The three listened to developments on the car radio throughout the drive back to South Bend.
"I just stayed in the back seat. We tried to avoid conversation about it," McGraw says.
"Muffet and I never talked about that day again," says Brey. "Kevin drove the whole way home. I offered to help with the driving, but Kevin went the whole way and dropped us off in South Bend."
Even more emotional was McGraw's communication with Matt. He was at Notre Dame's Warren Golf Course that Tuesday morning – but he believed his wife was still scheduled on the United flight out of Boston.
"That was the hardest," she says, her voice quietly trailing off.
"Apparently someone at the course talked about what had happened to the flight from Boston to LA – and he thought I was on it.
"When I talked to him he was so relieved. I told him I was coming home.
"It was probably worse for him, thinking I was on that plane."
Matt recalls stopping in the clubhouse after playing part of his round.
"Everybody was looking at the television, and I said, 'What are you looking at?' And they said a plane had just hit the twin towers. I thought it was just one of those small-engine planes.
"I went back out and played a few more holes and when I stopped back in the clubhouse, they were still looking at the TV. I said, 'What are you looking at now?' They said a second plane hit the towers. I said, 'What kind of plane?' And they said a passenger flight. I said, 'From where?' They said, 'From Boston,' and I said, 'Muffet's on that flight.'
"So now I'm in a panic. I walk out of the clubhouse and I dial her number and it rings and rings. But I knew that sometimes she changes flights in a second.
"On about the 10th ring, she answers and I said, 'Where are you right now?' She said they had just taken them off the plane in Providence because there was a problem with the computer systems. I said, 'There's not a problem with the computers. That plane just hit the twin towers – get Kevin, go rent a car now and get the hell back here.'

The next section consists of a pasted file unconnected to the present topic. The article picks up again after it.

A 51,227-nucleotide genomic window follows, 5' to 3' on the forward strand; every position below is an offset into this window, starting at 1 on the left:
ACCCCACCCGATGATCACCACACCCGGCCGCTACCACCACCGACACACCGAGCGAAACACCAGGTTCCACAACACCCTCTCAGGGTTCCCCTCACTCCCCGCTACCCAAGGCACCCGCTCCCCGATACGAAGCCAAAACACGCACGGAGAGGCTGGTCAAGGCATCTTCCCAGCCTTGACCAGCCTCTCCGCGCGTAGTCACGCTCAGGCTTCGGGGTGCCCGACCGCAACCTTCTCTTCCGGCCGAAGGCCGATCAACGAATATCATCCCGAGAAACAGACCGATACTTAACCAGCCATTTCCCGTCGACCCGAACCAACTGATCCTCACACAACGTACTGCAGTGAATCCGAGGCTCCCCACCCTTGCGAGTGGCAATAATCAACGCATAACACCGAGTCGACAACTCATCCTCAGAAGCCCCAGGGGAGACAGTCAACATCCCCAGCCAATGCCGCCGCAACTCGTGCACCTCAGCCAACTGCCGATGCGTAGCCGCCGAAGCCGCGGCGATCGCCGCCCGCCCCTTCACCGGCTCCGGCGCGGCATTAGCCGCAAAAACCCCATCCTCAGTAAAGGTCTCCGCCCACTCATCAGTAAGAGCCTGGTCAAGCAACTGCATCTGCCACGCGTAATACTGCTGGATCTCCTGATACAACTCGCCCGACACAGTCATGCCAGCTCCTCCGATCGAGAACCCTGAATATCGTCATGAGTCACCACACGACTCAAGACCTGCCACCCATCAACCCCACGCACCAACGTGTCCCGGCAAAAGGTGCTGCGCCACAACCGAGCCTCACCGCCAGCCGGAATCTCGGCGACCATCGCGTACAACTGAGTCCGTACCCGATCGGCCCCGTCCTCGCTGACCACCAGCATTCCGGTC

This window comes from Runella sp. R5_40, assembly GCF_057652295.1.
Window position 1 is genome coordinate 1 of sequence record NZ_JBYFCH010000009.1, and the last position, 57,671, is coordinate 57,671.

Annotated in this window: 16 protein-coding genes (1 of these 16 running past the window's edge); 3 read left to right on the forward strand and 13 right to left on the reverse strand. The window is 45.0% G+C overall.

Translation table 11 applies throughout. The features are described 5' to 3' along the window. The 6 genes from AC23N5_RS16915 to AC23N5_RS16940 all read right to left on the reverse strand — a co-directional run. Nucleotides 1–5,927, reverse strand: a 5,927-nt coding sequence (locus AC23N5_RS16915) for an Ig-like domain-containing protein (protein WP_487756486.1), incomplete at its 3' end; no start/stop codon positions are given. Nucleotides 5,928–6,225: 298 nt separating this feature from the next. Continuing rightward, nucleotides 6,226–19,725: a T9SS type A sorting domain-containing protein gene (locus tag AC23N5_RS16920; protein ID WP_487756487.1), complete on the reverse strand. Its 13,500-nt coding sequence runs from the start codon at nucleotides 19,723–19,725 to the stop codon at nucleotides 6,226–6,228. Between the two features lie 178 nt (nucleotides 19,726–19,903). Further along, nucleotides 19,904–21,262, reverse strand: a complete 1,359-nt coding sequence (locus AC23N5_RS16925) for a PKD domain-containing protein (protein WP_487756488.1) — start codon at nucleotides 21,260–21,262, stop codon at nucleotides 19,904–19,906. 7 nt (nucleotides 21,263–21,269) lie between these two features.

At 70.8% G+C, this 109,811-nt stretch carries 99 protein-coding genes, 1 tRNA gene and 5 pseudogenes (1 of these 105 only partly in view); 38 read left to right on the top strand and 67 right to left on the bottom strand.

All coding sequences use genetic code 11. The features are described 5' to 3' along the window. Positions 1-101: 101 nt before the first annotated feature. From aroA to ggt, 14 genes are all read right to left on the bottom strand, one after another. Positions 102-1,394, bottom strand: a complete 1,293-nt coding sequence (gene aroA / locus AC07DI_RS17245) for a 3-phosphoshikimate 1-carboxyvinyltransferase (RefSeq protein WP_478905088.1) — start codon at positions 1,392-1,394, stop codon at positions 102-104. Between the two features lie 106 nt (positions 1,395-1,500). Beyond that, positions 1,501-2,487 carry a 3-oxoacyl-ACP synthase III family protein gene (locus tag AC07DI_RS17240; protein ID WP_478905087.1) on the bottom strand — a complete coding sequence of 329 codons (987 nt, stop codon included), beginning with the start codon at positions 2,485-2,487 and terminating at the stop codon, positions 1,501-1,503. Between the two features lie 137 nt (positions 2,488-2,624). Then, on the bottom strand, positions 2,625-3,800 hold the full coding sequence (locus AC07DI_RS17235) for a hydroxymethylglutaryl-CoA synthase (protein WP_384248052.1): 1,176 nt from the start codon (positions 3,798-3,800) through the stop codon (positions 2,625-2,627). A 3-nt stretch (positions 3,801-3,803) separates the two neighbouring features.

"I think for all of us, it's like a part of you died that day that hasn't come back.
"Frightening would be the simplest way to say it.
"Was she on that flight?
"You're just scared to death."
There may be no way to describe the terror Matt felt when he thought Muffet was on that plane.
Adds Brey, "And the night before couldn't have been better for us. It was me, Anthony Solomon and Torin Francis' prep school coach sitting on a deck, having a beverage, because Torin had committed and he was going to make his official visit that next weekend. Of course we had to scratch that because all the flights were cancelled.
"But we were thinking, 'Life is good. We just got a McDonald's All-American to come to Notre Dame. Life is good.'
"Then the next morning everything changed."
By the next day, plenty of people had heard about McGraw's circumstances.
"But I didn't want to talk about it back then," she says. "I think I was kind of glued to the TV for a few days to see what was happening. Flights were cancelled, and our official visits that next weekend were off, too."
She doesn't recall hearing much from her players once she returned to campus.
"But it didn't matter because I really didn't want to talk about it anyway."
That decision to switch fights goes down as more impactful than any she has made on the basketball sideline.
There were a handful of memorials and other ceremonies to denote the 9/11 events – but McGraw could not bring herself to participate.
She never visited Ground Zero.
"I couldn't do it. It was enough seeing it on TV," she says.
But a year ago she visited the new National September 11 Memorial and Museum on Greenwich Street in Manhattan. When she did, she didn't quite know what to think or how to react.
"It was a little emotional. But I also didn't know anyone who was actually in either of the buildings," she says.
It was hard for McGraw – or anyone else alive that day – to compare those events to anything else.
"It changes your perspective on things," she says. "What you care about, what's important. It all kind of changes."
McGraw believes good things come in threes.
In 2001 that triumvirate was the Irish national championship, a summer hole-in-one on the golf course -- and then the September decision to change her flight.
In 2018 McGraw and her Irish already have achieved another NCAA title.
She's waiting for the next hole-in-one.